The United States should view Islamist gains in Tunisia as an opportunity to engage all parties involved in the region’s historic transition, writes POMED Executive Director Stephen McInerney.
On October 23, Tunisia held the first free elections following the Arab Spring uprisings that have swept the Middle East and North Africa this year. As expected, the Islamist Ennahda party won a plurality in the new National Constituent Assembly (90 of 217 seats), the body that will draft Tunisia’s new constitution and appoint an interim president and cabinet to govern for the next year. The next nearest party – the secular, center-left Congress for the Republic (CPR) – won 30 seats in the election, representing roughly 14 percent.
Ahead of the elections, many predicted that electoral success by Ennahda would be likely to stoke fear within two camps: Tunisian secularists anxious that the party may exploit this democratic opening to impose puritanical restrictions (in the Arab country known as the most socially liberal in the region), and political observers in the West who fear that Islamist parties will inevitably advocate policies less aligned with Western interests and values.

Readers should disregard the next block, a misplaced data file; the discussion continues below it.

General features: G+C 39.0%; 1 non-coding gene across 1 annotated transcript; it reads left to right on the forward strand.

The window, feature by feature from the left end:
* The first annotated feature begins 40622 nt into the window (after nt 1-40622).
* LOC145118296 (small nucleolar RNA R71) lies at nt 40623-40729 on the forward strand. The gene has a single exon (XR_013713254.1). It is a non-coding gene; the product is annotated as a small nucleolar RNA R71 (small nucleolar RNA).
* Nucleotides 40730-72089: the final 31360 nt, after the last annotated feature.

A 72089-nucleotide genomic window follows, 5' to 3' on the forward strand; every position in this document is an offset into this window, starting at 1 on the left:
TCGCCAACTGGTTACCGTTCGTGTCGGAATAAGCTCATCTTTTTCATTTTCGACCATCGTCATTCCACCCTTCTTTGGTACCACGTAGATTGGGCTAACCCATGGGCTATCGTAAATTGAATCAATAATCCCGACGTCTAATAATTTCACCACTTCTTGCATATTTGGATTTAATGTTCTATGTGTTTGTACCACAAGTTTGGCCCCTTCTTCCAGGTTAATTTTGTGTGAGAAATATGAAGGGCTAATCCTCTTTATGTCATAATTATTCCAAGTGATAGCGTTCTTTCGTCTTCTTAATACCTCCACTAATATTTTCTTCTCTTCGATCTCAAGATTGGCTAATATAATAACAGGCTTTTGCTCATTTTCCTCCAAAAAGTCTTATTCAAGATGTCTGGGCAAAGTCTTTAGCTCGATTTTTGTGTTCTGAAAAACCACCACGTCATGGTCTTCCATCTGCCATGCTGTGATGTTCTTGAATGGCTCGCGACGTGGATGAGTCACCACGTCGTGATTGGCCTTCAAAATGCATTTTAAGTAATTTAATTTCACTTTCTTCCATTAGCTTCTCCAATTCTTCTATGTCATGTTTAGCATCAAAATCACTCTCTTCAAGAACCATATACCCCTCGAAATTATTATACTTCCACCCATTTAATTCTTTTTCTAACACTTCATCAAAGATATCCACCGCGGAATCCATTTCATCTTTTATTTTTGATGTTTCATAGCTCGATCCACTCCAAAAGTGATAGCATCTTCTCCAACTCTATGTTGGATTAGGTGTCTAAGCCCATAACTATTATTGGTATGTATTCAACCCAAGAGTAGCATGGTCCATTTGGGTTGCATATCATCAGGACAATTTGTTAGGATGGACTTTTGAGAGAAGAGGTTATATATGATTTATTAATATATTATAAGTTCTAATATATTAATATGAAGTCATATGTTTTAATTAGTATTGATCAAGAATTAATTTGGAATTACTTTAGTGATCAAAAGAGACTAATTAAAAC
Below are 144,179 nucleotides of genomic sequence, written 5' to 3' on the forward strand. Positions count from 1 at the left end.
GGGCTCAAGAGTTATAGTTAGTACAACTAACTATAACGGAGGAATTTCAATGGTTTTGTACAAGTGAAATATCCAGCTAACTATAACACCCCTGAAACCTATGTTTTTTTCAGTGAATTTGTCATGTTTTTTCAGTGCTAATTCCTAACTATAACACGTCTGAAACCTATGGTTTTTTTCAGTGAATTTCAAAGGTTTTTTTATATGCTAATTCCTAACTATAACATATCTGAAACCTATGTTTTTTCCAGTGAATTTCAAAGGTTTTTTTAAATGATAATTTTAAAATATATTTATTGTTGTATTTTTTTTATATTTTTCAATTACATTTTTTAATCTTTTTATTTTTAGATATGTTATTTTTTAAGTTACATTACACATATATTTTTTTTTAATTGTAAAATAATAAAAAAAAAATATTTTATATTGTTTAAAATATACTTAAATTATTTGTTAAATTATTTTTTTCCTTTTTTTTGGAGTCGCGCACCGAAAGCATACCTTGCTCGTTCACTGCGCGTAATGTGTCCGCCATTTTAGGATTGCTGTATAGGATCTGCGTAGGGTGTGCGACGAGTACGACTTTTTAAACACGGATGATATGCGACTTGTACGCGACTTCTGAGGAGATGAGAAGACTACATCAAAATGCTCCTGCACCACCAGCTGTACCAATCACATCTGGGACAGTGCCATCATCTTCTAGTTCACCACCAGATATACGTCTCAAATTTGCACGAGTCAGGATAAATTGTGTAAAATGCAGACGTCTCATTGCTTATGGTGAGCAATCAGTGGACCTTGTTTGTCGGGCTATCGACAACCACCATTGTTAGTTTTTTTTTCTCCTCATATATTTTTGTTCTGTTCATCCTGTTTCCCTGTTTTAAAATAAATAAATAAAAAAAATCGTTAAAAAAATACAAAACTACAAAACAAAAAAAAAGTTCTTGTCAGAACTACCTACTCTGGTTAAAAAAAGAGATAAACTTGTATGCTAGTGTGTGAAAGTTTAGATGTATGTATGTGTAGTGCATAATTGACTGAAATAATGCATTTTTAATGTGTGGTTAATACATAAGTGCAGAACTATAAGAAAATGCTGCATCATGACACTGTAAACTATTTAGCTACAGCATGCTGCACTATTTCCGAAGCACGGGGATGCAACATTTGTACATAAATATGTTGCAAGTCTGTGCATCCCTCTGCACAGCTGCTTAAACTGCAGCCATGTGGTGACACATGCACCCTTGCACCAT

Indeed, some American observers view Ennahda’s victory as a setback and are encouraging the U.S. administration to isolate Ennahda and back its secular rivals. This type of alarmist reaction would in fact undermine American interests both in Tunisia and beyond. Instead, the U.S. should view Tunisia as an opportunity to confidently engage with all parties as this historic transition continues.
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